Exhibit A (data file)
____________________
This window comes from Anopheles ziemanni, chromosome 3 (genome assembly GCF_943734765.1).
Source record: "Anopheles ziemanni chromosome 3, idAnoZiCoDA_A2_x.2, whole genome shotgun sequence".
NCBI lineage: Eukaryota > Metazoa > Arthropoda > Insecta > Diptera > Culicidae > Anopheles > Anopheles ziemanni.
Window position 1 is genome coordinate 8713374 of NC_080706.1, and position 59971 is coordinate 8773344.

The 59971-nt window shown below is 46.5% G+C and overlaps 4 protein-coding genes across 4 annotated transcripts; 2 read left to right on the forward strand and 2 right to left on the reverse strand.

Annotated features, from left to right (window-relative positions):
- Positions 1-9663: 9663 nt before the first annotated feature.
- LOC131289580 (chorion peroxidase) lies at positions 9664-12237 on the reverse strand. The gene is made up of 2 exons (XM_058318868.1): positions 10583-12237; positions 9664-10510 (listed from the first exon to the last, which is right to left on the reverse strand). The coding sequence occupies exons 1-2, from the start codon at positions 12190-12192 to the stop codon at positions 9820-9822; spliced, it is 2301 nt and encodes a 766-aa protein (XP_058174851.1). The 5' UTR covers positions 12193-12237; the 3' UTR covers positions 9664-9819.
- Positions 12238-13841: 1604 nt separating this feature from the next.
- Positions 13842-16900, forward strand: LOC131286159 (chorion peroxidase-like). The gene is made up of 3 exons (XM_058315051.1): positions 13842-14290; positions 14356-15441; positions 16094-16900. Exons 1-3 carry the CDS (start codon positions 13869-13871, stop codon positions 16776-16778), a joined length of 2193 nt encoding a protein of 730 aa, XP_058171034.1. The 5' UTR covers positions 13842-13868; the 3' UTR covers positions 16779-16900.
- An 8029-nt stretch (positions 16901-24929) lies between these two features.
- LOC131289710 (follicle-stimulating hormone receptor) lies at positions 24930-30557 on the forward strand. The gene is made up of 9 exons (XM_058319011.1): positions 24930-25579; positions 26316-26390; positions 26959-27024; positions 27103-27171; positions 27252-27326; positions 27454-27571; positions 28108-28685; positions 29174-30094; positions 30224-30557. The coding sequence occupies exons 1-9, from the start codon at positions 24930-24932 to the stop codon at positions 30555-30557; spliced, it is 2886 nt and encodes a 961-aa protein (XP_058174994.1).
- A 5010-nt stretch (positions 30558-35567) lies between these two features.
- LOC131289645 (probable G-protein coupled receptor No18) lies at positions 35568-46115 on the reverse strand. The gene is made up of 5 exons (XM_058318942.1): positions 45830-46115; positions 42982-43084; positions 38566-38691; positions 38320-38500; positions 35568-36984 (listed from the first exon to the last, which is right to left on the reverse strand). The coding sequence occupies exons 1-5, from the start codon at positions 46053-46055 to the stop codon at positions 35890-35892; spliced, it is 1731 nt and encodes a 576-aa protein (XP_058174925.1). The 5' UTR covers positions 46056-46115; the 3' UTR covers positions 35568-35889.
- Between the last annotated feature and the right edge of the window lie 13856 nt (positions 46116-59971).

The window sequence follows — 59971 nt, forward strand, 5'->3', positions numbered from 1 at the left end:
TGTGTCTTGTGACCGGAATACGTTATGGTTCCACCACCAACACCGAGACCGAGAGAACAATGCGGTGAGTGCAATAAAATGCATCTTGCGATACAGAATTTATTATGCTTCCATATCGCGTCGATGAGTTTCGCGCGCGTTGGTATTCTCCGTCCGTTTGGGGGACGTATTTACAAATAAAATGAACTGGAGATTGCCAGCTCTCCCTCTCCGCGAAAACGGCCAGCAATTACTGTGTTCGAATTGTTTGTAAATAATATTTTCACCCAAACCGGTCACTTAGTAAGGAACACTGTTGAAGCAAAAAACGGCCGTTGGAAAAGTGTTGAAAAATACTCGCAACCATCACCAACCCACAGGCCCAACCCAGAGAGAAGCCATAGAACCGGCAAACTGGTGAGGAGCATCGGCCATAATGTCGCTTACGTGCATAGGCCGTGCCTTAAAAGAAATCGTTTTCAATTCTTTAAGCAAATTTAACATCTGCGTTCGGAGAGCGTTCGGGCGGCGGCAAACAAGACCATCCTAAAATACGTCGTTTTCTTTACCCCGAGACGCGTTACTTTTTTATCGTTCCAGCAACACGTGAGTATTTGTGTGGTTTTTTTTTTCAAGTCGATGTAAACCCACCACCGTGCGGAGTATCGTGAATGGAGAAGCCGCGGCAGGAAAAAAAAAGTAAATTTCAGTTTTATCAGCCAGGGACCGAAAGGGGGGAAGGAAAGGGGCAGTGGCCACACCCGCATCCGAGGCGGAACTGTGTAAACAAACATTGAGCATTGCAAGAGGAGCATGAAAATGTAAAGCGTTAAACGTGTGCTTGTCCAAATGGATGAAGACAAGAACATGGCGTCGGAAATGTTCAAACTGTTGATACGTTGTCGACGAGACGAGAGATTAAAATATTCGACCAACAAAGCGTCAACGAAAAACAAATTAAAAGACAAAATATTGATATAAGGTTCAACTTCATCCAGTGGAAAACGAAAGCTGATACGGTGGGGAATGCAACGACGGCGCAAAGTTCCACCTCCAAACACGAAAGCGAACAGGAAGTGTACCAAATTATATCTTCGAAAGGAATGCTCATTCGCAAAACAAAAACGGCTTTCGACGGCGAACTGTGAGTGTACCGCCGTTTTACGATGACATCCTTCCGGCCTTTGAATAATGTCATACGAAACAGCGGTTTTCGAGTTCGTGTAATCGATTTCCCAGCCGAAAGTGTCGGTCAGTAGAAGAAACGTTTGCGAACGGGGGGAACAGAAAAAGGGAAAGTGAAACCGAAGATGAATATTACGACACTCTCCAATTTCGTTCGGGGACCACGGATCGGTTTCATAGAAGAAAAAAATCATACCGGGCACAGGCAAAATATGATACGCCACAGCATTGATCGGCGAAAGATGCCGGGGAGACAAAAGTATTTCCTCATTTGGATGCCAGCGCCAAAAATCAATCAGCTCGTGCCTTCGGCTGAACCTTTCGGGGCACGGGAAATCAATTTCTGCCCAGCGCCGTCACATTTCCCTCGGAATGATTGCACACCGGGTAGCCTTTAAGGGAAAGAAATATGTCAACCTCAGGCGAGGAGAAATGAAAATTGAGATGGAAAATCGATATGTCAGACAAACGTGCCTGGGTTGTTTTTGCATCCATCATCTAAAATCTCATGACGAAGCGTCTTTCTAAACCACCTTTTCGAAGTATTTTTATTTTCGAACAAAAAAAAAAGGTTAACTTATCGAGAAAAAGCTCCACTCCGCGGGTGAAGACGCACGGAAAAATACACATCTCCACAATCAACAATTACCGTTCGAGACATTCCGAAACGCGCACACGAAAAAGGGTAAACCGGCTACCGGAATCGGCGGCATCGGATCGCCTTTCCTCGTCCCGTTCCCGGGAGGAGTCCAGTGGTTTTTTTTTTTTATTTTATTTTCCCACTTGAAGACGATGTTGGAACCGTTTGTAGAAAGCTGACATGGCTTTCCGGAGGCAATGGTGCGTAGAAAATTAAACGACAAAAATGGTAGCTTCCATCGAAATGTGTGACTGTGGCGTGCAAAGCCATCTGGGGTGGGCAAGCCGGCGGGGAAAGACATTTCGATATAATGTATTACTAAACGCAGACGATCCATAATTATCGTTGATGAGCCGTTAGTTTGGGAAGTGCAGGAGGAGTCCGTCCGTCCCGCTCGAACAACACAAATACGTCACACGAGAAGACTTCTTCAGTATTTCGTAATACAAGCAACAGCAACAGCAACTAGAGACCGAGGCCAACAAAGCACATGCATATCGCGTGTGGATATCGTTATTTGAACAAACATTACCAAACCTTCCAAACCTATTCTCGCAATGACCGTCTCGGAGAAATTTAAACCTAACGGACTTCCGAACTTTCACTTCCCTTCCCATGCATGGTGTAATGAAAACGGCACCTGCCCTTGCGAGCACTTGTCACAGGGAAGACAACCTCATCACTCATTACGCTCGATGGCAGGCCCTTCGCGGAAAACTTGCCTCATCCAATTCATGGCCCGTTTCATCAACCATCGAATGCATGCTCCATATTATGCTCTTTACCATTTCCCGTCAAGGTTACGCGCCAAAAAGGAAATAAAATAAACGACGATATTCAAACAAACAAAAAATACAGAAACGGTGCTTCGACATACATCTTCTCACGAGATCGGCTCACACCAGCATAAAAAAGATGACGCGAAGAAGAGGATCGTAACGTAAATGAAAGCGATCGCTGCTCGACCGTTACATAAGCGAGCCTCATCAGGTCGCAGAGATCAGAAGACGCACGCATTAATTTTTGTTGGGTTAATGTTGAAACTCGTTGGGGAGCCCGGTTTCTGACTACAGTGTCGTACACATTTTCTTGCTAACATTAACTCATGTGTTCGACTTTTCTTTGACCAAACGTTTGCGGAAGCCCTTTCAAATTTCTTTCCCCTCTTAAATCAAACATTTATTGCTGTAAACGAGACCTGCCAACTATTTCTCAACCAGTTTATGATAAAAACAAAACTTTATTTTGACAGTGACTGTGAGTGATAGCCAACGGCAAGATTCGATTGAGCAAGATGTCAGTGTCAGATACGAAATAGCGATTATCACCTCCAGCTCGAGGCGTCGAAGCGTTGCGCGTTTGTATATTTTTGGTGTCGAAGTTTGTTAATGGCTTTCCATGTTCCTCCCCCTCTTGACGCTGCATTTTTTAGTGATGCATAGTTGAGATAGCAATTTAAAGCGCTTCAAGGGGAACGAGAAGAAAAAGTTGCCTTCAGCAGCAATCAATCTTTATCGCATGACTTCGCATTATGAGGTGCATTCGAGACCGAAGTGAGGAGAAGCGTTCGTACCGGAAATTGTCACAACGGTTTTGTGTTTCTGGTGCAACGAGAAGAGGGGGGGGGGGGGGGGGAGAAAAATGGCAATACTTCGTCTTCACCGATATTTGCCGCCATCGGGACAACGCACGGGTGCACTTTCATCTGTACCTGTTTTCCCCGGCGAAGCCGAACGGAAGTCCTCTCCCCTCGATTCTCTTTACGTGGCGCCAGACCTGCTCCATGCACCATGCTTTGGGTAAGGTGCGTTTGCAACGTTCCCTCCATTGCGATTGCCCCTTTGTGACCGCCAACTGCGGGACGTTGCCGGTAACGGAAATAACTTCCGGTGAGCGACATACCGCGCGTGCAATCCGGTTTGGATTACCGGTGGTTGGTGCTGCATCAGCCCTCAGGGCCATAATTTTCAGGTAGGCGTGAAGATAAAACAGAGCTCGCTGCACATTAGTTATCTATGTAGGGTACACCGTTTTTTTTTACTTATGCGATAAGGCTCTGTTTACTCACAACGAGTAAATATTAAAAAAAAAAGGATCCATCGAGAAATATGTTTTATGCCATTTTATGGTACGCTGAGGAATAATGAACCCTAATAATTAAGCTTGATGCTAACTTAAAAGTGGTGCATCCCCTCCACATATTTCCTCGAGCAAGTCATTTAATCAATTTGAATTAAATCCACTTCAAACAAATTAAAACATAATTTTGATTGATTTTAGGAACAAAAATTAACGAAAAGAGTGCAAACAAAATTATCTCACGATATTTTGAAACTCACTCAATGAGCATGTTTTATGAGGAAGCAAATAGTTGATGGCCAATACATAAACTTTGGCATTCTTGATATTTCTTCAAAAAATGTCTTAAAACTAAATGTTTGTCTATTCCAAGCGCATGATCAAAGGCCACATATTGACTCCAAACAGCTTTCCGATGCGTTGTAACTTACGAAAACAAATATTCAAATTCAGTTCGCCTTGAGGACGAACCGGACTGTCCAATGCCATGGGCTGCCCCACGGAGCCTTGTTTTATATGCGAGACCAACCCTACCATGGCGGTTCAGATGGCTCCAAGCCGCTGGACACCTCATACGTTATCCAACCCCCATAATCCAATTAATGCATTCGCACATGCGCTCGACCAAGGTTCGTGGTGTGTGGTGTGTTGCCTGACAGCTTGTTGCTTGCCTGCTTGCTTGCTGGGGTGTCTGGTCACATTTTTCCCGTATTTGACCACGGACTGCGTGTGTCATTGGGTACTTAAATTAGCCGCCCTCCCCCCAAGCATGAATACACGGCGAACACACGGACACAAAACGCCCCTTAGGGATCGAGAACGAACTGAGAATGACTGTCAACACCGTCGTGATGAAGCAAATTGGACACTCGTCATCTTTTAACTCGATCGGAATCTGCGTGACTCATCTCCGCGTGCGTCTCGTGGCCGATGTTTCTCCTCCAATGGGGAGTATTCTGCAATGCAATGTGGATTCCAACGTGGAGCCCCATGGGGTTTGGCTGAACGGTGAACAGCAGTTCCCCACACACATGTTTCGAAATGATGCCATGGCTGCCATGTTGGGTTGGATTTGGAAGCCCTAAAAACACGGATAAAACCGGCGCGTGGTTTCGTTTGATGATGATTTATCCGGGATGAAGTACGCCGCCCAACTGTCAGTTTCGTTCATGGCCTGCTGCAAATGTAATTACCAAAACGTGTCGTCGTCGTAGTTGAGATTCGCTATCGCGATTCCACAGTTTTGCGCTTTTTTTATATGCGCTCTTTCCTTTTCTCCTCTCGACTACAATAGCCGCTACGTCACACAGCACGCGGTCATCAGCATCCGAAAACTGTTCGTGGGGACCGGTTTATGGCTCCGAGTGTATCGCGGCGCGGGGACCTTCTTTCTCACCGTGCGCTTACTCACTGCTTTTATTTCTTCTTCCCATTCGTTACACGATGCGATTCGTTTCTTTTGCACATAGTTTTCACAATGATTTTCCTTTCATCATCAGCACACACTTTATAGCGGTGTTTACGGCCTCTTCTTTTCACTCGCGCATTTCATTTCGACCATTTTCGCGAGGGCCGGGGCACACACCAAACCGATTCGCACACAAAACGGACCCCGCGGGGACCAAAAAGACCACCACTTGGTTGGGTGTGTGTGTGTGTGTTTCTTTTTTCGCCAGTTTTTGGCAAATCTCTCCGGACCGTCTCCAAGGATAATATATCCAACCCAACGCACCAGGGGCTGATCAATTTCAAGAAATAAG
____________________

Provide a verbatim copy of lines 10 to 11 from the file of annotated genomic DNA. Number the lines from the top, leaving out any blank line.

- Positions 13842-16900, forward strand: LOC131286159 (chorion peroxidase-like). The gene is made up of 3 exons (XM_058315051.1): positions 13842-14290; positions 14356-15441; positions 16094-16900. Exons 1-3 carry the CDS (start codon positions 13869-13871, stop codon positions 16776-16778), a joined length of 2193 nt encoding a protein of 730 aa, XP_058171034.1. The 5' UTR covers positions 13842-13868; the 3' UTR covers positions 16779-16900.
- An 8029-nt stretch (positions 16901-24929) lies between these two features.